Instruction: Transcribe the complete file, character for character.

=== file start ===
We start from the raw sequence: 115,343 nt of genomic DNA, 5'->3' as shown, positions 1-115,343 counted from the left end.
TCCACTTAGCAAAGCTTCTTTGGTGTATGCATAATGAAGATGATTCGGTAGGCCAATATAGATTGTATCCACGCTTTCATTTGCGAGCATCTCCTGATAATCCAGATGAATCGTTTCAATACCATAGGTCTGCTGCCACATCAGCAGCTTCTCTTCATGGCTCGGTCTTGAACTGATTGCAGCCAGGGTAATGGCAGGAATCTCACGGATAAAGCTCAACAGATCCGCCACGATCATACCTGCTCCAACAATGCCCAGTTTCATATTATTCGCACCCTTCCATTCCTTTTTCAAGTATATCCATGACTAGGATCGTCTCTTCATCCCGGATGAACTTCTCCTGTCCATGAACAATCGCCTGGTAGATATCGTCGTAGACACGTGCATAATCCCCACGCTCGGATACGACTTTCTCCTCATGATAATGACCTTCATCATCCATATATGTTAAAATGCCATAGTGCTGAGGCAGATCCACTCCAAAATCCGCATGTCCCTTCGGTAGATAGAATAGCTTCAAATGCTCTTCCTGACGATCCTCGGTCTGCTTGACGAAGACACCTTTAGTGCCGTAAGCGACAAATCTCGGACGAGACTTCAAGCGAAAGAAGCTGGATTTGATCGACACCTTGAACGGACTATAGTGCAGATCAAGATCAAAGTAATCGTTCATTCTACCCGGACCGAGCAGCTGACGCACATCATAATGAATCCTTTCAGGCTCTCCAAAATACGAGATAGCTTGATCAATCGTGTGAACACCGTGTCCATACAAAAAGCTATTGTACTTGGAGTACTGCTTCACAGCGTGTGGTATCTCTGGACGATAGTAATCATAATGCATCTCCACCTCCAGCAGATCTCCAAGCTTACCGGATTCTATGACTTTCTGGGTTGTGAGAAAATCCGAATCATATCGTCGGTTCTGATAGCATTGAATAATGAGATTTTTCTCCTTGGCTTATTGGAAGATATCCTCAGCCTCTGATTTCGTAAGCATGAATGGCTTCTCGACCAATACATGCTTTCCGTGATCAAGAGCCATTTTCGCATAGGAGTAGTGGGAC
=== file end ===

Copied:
We start from the raw sequence: 115,343 nt of genomic DNA, 5'->3' as shown, positions 1-115,343 counted from the left end.
TCCACTTAGCAAAGCTTCTTTGGTGTATGCATAATGAAGATGATTCGGTAGGCCAATATAGATTGTATCCACGCTTTCATTTGCGAGCATCTCCTGATAATCCAGATGAATCGTTTCAATACCATAGGTCTGCTGCCACATCAGCAGCTTCTCTTCATGGCTCGGTCTTGAACTGATTGCAGCCAGGGTAATGGCAGGAATCTCACGGATAAAGCTCAACAGATCCGCCACGATCATACCTGCTCCAACAATGCCCAGTTTCATATTATTCGCACCCTTCCATTCCTTTTTCAAGTATATCCATGACTAGGATCGTCTCTTCATCCCGGATGAACTTCTCCTGTCCATGAACAATCGCCTGGTAGATATCGTCGTAGACACGTGCATAATCCCCACGCTCGGATACGACTTTCTCCTCATGATAATGACCTTCATCATCCATATATGTTAAAATGCCATAGTGCTGAGGCAGATCCACTCCAAAATCCGCATGTCCCTTCGGTAGATAGAATAGCTTCAAATGCTCTTCCTGACGATCCTCGGTCTGCTTGACGAAGACACCTTTAGTGCCGTAAGCGACAAATCTCGGACGAGACTTCAAGCGAAAGAAGCTGGATTTGATCGACACCTTGAACGGACTATAGTGCAGATCAAGATCAAAGTAATCGTTCATTCTACCCGGACCGAGCAGCTGACGCACATCATAATGAATCCTTTCAGGCTCTCCAAAATACGAGATAGCTTGATCAATCGTGTGAACACCGTGTCCATACAAAAAGCTATTGTACTTGGAGTACTGCTTCACAGCGTGTGGTATCTCTGGACGATAGTAATCATAATGCATCTCCACCTCCAGCAGATCTCCAAGCTTACCGGATTCTATGACTTTCTGGGTTGTGAGAAAATCCGAATCATATCGTCGGTTCTGATAGCATTGAATAATGAGATTTTTCTCCTTGGCTTATTGGAAGATATCCTCAGCCTCTGATTTCGTAAGCATGAATGGCTTCTCGACCAATACATGCTTTCCGTGATCAAGAGCCATTTTCGCATAGGAGTAGTGGGAC